# Power or accuracy?

D&d (Dungeons and Dragon) is a popular RPG system usually set in the context of a medieval fantasy world. In this game, the wand that launches fireballs is a very coveted item among the characters/players, as it gives its bearer the power to shoot fireballs in the direction it points.

Thus, each shot has a precision factor that we will call x1 and a damage related to the fireball reaching its target that we will call y.

However, players have never really lived in a medieval fantasy world (note the hypocrisy …) so they think that if they can hold the wand with just one hand, they could very well use two wands and thus shoot two fireballs at the same time.

Thus, each shot of each wand has a precision factor that we will call x2 and damage related to the fireball reaching its target that we will call y.

This strategy is well accepted, the players assume that the more firepower the better, after all, if all attacks hit, they will do twice as much damage.

How much does it influence this story? Well, here’s our discussion

To start, we have to x1> x2, because the accuracy when firing two wands must be lower than when firing just one.

Thus, x2 = a1.x1 where 0 <a1 <1.

For example, if the wand accuracy was 100% and a1 was 0.8. We would have x2 = 80%.

Thus, with a wand we have a 100% chance of hitting the target and taking damage from it.

With two wands, we have a 64% chance of hitting the target with both wands and taking 2.y damage, 32% chance of hitting the target with one of the wands and taking y damage, and 4% chance of making mistakes the target with both wands and take no damage.

In this perspective, in the time needed to launch 200 fireballs, we would hit an average of 160 of them, while with just one wand we would generate the damage of 100 fireballs at the same time.

But you may be thinking that the character with 100% accuracy with a wand is too much, so let’s assume that he has 80% accuracy with a wand, that is x1 = 80% and x2 = a1.x1, with a1 = 0 , 8. That is, x2 = 64%.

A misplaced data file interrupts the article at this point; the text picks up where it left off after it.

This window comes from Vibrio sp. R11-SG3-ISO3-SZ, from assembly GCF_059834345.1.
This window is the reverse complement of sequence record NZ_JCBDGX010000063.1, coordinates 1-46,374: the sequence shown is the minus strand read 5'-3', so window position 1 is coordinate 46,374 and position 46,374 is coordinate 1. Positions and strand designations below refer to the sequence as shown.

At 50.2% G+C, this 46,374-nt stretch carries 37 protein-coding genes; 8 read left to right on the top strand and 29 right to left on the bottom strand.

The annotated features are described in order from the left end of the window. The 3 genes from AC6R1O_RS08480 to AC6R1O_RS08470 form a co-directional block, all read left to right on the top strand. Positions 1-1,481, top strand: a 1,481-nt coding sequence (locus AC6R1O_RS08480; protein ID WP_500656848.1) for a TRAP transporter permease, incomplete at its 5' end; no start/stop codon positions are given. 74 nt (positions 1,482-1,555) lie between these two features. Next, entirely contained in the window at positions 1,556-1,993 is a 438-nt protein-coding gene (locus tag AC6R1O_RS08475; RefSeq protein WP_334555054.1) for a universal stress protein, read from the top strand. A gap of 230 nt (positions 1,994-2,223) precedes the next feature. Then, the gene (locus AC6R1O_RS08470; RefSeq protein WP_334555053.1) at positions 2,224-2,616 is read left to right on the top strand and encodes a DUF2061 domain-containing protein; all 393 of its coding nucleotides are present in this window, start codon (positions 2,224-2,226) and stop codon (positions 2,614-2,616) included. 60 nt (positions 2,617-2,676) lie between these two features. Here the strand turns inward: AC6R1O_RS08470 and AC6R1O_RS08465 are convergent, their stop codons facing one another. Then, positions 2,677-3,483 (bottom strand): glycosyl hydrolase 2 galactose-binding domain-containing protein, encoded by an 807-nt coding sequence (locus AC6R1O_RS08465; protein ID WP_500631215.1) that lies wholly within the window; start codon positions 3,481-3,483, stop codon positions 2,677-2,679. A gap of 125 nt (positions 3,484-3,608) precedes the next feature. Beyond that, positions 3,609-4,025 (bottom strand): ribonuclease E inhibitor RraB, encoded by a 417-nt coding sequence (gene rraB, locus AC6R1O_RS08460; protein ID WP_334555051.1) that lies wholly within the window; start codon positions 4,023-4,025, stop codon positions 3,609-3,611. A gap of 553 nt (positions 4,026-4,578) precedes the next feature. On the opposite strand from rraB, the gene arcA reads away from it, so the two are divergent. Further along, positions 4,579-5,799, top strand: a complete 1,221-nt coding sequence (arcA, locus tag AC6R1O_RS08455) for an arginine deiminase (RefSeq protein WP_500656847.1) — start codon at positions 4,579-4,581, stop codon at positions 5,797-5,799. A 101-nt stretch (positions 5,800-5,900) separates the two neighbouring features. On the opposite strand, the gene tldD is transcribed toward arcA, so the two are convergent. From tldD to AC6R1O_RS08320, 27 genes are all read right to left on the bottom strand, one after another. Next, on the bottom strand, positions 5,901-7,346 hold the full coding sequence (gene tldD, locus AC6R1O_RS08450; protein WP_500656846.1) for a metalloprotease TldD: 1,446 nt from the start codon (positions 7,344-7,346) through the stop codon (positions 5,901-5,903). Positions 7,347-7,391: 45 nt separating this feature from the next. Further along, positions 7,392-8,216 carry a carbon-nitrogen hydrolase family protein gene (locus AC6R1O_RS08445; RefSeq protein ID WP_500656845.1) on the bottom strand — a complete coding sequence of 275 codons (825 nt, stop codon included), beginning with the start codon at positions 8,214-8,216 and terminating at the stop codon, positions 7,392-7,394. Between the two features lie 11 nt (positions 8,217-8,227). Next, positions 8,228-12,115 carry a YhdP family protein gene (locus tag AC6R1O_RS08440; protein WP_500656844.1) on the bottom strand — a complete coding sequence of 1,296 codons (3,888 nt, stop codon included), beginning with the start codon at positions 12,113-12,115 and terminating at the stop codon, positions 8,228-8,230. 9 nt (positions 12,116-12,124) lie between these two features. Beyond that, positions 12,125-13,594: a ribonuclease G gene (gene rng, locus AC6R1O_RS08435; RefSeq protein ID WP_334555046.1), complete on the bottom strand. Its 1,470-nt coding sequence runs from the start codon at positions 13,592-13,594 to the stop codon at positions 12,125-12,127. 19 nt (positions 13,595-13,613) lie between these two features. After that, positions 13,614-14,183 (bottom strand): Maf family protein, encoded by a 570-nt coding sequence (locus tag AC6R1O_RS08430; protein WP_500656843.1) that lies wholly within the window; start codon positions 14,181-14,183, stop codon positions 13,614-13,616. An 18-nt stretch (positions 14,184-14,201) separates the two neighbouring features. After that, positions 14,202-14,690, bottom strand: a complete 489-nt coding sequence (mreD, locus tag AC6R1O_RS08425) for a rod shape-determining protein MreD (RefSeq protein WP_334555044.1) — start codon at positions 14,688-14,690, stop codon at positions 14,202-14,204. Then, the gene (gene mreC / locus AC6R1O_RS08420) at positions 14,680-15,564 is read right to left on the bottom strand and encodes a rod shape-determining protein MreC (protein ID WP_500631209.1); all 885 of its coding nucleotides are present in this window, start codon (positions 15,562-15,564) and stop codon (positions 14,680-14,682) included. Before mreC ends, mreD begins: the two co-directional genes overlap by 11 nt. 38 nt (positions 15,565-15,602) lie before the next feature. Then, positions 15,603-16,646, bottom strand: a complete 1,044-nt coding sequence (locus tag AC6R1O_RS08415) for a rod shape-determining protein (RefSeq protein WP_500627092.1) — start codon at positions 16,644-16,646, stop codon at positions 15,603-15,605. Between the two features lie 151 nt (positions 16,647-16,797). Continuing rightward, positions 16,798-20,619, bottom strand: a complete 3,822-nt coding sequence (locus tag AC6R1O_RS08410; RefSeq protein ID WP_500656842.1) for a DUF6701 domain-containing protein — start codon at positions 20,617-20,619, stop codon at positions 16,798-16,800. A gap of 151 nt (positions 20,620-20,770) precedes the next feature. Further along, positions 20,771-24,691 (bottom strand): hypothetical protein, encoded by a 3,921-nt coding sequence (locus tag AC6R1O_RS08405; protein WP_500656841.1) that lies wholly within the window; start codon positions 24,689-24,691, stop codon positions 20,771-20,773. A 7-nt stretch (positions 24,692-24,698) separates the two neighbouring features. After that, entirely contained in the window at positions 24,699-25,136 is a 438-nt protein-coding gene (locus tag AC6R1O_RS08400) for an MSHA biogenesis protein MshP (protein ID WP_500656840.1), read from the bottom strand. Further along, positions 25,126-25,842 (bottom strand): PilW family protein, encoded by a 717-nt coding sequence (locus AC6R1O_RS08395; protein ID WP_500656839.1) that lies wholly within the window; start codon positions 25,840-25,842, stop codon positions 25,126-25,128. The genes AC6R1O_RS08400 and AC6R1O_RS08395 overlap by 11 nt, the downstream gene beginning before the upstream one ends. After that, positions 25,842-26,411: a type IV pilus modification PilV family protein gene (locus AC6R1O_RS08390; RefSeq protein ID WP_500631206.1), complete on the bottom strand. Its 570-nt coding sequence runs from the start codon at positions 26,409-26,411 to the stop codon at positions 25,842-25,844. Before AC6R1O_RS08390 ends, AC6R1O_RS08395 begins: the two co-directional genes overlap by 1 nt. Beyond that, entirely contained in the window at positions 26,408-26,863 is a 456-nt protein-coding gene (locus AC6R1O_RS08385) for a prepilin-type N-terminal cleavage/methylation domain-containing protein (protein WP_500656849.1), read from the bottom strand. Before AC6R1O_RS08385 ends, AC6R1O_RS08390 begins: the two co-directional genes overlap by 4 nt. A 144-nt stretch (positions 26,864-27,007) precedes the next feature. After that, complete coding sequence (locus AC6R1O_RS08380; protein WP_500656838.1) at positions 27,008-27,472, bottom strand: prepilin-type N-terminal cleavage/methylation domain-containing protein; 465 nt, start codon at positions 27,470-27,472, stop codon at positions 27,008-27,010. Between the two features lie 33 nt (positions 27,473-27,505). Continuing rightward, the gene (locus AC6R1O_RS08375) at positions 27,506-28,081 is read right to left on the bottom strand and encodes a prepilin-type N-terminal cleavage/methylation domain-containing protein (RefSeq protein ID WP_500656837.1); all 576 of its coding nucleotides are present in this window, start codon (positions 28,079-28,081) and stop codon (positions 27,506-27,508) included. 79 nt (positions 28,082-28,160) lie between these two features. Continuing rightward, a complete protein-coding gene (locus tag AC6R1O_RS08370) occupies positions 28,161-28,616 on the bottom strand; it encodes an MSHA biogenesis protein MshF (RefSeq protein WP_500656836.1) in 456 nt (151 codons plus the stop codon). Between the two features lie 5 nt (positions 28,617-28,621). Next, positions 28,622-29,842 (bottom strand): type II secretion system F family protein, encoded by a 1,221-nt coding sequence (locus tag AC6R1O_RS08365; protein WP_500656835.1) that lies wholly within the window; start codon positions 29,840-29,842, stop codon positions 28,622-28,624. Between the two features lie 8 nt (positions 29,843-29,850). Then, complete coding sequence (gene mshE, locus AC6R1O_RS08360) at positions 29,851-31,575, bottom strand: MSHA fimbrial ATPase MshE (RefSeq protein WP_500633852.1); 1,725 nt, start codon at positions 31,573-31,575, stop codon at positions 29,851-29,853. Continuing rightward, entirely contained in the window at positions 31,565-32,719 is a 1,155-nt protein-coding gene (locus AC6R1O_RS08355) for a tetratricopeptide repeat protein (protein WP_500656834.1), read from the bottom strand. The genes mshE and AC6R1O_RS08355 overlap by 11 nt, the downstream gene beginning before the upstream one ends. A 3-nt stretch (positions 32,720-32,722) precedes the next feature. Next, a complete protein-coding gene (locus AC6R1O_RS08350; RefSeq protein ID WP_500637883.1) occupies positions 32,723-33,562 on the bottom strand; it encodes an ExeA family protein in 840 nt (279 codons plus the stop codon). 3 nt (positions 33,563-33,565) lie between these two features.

In this context, with two wands we have a 41% chance of hitting the target with two fireballs at the same time, a 46% chance of hitting the target with only one of the wands and a 13% chance of not hitting the target with any wand .

In this perspective, in the time necessary to launch 200 fireballs, we would hit an average of 128, while with just one wand we would generate the damage of 80 fireballs at the same time.

But why stop there? Let’s be more daring, if with each addition of a wand we have only 80% of the previous precision, ie x1 = 0.8, x2 = (0.8) ², x3 = (0.8) ³, x4 = (0 , 8) ⁴,…, x8 = (0.8) ⁸, let’s see what happens if we start shooting with 8 wands at the same time? Is it a good deal?

In this context, we have x8 = 16.8%, something very close to the chance of 1 6-sided die falling to number 1 (16.7%).

Thus, firing the 8 wands at the same time would be something very close to rolling the 8 dice at the same time and counting how many of them fell to number 1.

The chance of not hitting any fireballs in the target in this case is 23%.

The chance of hitting a fireball at the target in this case is 37%.

The chance of hitting two fireballs on the target is 52%.

The chance of hitting three fireballs at the target is 31%.

The chance of hitting four fireballs on the target is 10%.

The chance of hitting five fireballs on the target is 2.1%.

The chance of hitting six fireballs at the target is 0.26%.

The chance of hitting seven fireballs at the target is 0.017%.

The chance of hitting eight fireballs at the target is 0.0005%.

In this perspective, in the time necessary to launch 800 fireballs, we would hit an average of 134 of them, while with just two wands we would generate the damage of 128 fireballs at the same time.

Surprising how increasing the amount of wands in this way increased on average would make the character hit just 6 more balls of fire than if he were using two wands, don’t you think?

Edited images from Parker_West, OpenClipart-Vectors and Nandin Duarte, all by Pixabay

### 2 thoughts on “Power or accuracy?”

• 29 de setembro de 2020 em 17:15